When we think about families, we usually think about personalities — that your sister has a temper, that your brother is sensitive — or about interactions and emotional climate — that everyone argues all the time, or that dad rules the house, or that there isn’t a lot of affection. Or we can think in terms of roles — the martyr, victim, hero, mascot, loner, rebel.
But we can also look at families in terms of structure. This was the basis for structural family therapy, which was developed by Salvador Minuchin in the 1970s and is still used by family therapists today. From this perspective, there are healthy family structures and those less so. Here are the five basic types; see where your childhood family and current family fit.
1. Our healthy model.
This is Minuchin’s model of a healthy family. To help get you oriented here, we have parents represented by P, the children as C. There is a hierarchy in that the parents are on top having more power and control, the children on the bottom having less, and the solid line between them indicates that there is a clear boundary between the adult and child worlds.
The solid line between the parents indicates that they have a strong adult relationship where they are not only emotionally connected but also equally responsible. As parents, though their styles may differ, they are on the same page: They agree about expectations, consequences, and so on, in managing the children. And if this is a single parent rather than a two-parent family, the same criteria apply — there is still a hierarchy in place, and the parent is clear and consistent. Finally, the solid lines connecting the children means that even though there is some normal amount of sibling rivalry, the children get along and support each other.
Many families obviously fit this healthy model, but even the best can also struggle at times: They may have some gaps in their parenting skills — they don’t know how to best help their oppositional or ADHD child — or are struggling with stressors (e.g., Grandpa died, Mom lost her job). But this structure works overall because the parents’ being in charge and having clear rules and routines helps the children feel safe and cared for; because the parents are on the same page and have a healthy couple relationship, the children aren’t rattled and don’t feel pulled into parental drama.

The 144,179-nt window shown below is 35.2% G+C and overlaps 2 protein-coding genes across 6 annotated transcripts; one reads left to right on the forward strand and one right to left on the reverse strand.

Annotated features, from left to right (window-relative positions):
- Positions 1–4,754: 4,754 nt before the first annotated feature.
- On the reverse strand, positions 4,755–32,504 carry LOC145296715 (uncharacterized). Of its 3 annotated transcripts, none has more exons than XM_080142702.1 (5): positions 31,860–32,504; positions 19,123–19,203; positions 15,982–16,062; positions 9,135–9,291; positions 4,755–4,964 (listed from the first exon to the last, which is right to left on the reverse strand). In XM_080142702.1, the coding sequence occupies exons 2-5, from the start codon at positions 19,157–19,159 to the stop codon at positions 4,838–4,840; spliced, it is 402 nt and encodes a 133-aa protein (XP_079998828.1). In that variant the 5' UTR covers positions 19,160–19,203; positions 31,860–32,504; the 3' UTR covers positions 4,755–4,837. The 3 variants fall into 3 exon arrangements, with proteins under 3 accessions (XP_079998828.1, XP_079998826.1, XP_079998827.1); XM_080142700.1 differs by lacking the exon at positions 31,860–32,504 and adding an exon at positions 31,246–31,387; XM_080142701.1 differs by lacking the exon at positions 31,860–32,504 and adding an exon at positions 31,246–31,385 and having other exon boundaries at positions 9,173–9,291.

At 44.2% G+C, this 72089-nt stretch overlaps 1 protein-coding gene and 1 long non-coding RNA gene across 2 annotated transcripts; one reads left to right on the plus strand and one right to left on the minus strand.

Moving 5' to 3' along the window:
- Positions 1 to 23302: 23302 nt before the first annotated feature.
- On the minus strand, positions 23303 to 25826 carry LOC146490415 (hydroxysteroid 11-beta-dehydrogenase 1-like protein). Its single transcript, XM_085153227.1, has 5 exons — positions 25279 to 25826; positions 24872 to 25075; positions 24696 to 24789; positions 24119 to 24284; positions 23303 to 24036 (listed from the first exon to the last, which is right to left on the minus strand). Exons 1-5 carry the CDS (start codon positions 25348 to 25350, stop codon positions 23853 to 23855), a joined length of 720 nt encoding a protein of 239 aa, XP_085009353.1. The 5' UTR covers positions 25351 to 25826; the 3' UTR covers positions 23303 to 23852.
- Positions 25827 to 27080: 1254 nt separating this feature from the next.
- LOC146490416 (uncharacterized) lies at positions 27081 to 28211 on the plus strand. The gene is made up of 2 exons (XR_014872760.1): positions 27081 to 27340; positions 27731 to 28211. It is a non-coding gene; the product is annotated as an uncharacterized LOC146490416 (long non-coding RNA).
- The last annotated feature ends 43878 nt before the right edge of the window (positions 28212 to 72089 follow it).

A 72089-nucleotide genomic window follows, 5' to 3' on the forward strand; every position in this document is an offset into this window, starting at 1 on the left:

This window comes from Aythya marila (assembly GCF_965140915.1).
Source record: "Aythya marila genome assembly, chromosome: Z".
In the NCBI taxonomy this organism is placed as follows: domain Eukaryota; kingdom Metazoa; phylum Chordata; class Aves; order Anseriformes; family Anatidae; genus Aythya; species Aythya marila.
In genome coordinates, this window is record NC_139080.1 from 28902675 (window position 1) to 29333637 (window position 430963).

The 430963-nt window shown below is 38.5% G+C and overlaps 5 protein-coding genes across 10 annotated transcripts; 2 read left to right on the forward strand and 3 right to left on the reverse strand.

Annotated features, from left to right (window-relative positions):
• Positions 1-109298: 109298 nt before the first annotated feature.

2. Hierarchy, but parents disagree.
In this variation, the dotted lines between the parents indicate that they are not working together as a team, but instead are on different pages regarding parenting. In extreme cases, the parents are polarized in that one parent who is strict causes the other parents to compensate by being overly lenient.
Relationship problems may be projected onto the children:
“You just don’t understand how hurt Tom feels when you criticize him,” when it’s the partner who is the one feeling the hurt by the criticism. A host of other relationships problems and resentments may be dumped in the parenting garbage can, further fueling the power struggle.
What happens on the children’s side is that they are forced to live in a climate of anger, tension, and anxiety, where emotions may suddenly flare, where rules and routines are a constantly moving target depending on who is in charge at the moment. In order to cope in such an environment, one child may withdraw, another might walk on eggshells and be good to try and relieve the tension, and often, another will be constantly testing limits and pushing the boundaries in an effort to define them.
Or the children learn to work the system and squeeze through the cracks — knowing it’s better to ask Dad when Mom’s not at home about going to the sleepover on Saturday. Finally, the stress and anxiety in the family may cause the siblings to squabble more among themselves, hence the dotted lines between them, both copying the parents’ relationship and providing a way of discharging their own anxieties.
When we compare this structure to our healthier model, it’s easy to see what needs to be fixed: The dotted lines between the parents need to be replaced by solid ones: The parents need to work together as a team and get on the same page.
3. Isolated, disengaged parents; one parent uses a child as a surrogate.
P | P______C
Here we have parents who are disengaged from each other, represented by the vertical line, an emotional wall between them. They usually don’t disagree, but instead essentially live parallel lives, with one parent in charge of the children, and the other preoccupied, say, with work or career.